Heavy rains and flash floods affected over 288,000 people across Sudan as of September 16, the UN Office for the Coordination of Humanitarian Affairs (OCHA) reported.
Over 43,700 homes were damaged, and an unconfirmed number of public infrastructure facilities and farmlands have been affected.
Heavy rain and flooding have been reported in 13 out of 18 states. Aj Jazirah, South Darfur, Gedaref, and West Darfur are the most affected states.
The Government, led by the Humanitarian Aid Commission (HAC), and humanitarian partners have started providing life-saving assistance to people affected. However, prepositioned relief items are being depleted and there is an urgent need to replenish stocks, especially if the humanitarian situation deteriorates further, said OCHA.
In support of the flood response, the Sudan Humanitarian Fund (SHF) has allocated $7.7 million to 14 NGOs in 15 states to finance swift humanitarian response when needed.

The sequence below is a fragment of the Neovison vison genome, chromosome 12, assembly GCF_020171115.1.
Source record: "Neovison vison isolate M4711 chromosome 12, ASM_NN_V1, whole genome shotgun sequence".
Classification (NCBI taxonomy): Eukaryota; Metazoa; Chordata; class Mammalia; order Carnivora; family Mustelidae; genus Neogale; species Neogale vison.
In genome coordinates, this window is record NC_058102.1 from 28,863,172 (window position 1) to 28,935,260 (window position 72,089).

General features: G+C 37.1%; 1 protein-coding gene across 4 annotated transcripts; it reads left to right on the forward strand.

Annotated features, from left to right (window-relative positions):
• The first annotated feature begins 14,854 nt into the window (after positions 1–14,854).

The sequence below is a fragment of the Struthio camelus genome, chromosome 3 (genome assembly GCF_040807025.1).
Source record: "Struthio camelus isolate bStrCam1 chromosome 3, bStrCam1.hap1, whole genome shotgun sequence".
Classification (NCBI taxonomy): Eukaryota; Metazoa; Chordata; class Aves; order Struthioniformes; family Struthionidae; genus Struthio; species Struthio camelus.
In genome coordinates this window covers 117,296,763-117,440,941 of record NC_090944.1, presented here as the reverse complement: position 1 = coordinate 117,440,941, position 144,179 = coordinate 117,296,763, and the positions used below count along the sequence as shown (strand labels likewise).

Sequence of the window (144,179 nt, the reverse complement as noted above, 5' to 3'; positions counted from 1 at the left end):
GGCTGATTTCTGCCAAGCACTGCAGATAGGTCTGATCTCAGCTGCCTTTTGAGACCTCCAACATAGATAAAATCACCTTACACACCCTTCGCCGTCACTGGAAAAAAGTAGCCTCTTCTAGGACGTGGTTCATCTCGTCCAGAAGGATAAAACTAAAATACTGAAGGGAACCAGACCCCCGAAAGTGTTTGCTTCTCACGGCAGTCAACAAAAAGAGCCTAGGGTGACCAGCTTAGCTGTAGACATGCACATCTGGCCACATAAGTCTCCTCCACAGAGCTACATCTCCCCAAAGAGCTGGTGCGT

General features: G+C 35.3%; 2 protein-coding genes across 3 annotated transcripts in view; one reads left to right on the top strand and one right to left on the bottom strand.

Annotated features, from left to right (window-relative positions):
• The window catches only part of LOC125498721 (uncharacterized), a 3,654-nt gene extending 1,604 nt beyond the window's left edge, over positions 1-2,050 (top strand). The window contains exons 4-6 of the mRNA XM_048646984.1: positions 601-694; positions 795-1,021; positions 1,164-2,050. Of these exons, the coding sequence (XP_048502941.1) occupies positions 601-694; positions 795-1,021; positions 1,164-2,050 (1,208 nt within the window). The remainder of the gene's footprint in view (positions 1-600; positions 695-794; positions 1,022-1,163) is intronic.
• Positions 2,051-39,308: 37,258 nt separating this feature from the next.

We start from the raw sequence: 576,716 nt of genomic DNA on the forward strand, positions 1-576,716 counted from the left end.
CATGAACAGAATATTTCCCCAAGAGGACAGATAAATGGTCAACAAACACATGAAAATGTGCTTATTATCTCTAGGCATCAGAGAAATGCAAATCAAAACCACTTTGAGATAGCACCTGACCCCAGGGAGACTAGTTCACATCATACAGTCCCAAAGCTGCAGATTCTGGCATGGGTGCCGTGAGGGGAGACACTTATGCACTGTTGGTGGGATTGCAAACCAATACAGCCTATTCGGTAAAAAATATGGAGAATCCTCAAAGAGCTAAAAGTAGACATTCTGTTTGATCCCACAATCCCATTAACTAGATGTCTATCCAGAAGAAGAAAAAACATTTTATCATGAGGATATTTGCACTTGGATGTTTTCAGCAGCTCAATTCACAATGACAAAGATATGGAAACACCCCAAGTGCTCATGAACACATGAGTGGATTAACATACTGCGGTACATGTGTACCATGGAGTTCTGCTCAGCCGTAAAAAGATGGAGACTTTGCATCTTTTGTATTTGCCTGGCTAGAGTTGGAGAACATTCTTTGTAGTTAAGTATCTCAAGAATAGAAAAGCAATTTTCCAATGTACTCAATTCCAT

In addition, some $7 million has been allocated to four UN agencies for the procurement of emergency stocks. Another $3.5 million is available for floods rapid response activities.
In 2020, almost 900,000 people across 18 states were affected in the worst flooding in the country in 100 years.
Over 140 people died, around 18,000 homes were destroyed.
An estimated 2.2 million hectares of agricultural land was flooded, representing 26 percent of cultivated areas in 15 assessed states.
Flash floods submerged villages and caused immense damage to infrastructure, including dams, roads, bridges, and highways.
Due to unreliable drainage systems, there was stagnant water in different locations, posing a risk to health outbreaks as pools of water become breeding grounds for water-borne and vector-borne diseases such as cholera, dengue fever, rift valley fever, and chikungunya.
Hygiene and sanitary levels plummeted due to flooded latrines and contaminated water supplies, preventing people from exercising necessary COVID-19 prevention measures.